The main consideration for metal stands is the type of metal used. All properly designed and built tank stands should last for at least a couple of years. However, it is a matter of time before a metal stand will corrode/rust and become usuitable for use. The most common types of metals used is wrought iron and stainless steel. A stainless steel stand is much more rust resistant than a wrought iron stand, however it also comes with a much higher price tag. Stainless steel also come in various different grades, with higher grade stainless steel being more rust and corrosion resistant than lower grade ones. Corrosion of iron and stainless steel


Glass Tank vs Acrylic Tank

Fish tanks are made of glass or acrylic. Both glass tanks and acrylic tanks have their own advantages and weaknesses.


Acrylic Tanks

It is almost impossible not to scratch acrylic. However, the good thing is that unless you scratch it hard, the scratch will not be an eyesore. If you use an acrylic tank, take special care not to scatch it especially when cleaning the tank walls. Do not clean too near the gravel because if you accidently catch a piece of gravel then you will be scratching the tank as you clean.

Acrylic is lighter than glass, therefore acrylic tanks are way easier to transport than glass ones. However, you probably will not be transporting your tank too often so that wouldn't matter. A better consideration is that a lighter tank puts less demands on its stand and foundation. As tank stands are designed to withstand the weight of glass aquariums, using acrylic tanks means there is a greater buffer on the load capacity, making it safer. A glass tank can be very much heavier than acrylic tanks because the thickness of the glass walls have to be increased drastically the bigger the tank gets to prevent the glass from failing due to the water pressure.

Acrylic is harder to break than glass because it is more "flexible". Upon impact acrylic has more capacity to absorb and distribute the shock. You have to use far greater force to break an acrylic tank than a glass tank.

Acrylic is seamless. If made professionally, the acrylic panes are not just stuck together by adhesive. They are chemically bonded so that the different pieces actually fuses together to become one single piece. Because of this, acylic tanks does not leak!

Acrylic has less distortion than glass because of its refractive index being smaller. You can look through an acrylic tank like it is not there.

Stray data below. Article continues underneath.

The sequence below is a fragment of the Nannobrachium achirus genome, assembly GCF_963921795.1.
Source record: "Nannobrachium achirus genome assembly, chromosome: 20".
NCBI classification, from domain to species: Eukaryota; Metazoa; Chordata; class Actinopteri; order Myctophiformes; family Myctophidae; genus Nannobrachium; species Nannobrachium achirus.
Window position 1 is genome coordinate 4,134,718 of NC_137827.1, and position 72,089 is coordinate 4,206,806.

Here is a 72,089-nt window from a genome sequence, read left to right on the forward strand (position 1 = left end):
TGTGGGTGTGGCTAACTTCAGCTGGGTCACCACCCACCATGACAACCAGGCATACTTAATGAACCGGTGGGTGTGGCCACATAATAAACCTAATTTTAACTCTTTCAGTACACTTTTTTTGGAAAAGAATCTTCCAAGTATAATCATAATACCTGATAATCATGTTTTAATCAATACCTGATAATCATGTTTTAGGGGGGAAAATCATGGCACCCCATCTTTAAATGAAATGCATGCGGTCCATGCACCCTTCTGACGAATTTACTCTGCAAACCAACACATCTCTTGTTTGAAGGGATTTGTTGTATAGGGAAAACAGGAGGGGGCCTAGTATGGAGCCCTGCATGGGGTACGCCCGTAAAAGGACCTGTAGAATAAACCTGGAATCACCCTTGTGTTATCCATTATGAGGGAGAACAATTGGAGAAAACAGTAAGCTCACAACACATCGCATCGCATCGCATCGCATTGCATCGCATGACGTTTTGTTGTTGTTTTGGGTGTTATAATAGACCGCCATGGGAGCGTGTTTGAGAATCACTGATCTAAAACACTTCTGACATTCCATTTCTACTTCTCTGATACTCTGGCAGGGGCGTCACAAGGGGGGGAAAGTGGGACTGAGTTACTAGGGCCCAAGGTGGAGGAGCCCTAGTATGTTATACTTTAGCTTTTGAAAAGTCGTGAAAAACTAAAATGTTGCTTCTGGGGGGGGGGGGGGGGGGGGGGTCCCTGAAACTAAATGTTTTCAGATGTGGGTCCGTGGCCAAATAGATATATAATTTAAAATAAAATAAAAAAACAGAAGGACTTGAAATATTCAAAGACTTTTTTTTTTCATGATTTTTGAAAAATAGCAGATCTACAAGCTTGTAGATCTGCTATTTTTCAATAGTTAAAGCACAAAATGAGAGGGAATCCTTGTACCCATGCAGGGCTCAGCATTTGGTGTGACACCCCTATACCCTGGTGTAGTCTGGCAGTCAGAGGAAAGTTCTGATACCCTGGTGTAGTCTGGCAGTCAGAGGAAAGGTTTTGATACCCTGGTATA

Glass Tanks

Glass tanks are easier to maintain scratch free. That means you can clean the tank easily without fear of scratching it. This is a big plus especially if you do tank maintainance regularly. While glass can also be scratched, you have to purposely scratch it wil a hard object to to leave any scratches.

Glass tanks are heavier but that is ok as long as you have a properly designed tank stand and a solid floor to locate it on.

As glass tanks are easier to break, you should get tanks with thicker walls for bigger tanks due to the water pressure. This is especially important if you wish to keep larger fish specimens that would hit against the tank wall. While you may think they may not be strong enough to break it, don't forget that water pressure is on their side! If you use a glass tank, be extra careful if you use heavy rocks. If you drop it or topple it on the tank base then you will be getting a new tank. If you must use rocks, do not be tempted to arrange it on the bare tank. Arrange it on the floor first and after you are satisfied then you transfer it into your tank. Always have something to distribute the weight of the rock such as a thick layer of sand.

Glass tanks are made by gluing pieces of glass panes together. They are very reliable, but the potential is there for the joinings to loosen and the tank to leak. However it may be a consolation to know that they don't usually break apart and spill everything all over your house. Usually if a glass tank is going to leak it will start our slowly. If you discover a tank leaking, don't just paste tape over it! Relocate your fish inside it and resillicon your tank. If you are purchasing a glass tank, touch the silicon sealant at the inside of the edges where the pieces come together and feel if it is soft. If it is hard, there is a higher chance that it will leak especially if it is a second-hand tank!

Glass distorts light more when light is passed through it therefore glass tanks distorts the size colour and position from what it really is. However, this is not significant unless you have huge tanks with very thick glass walls.

Ok hope you have enough information to decide on an acrylic or glass tank!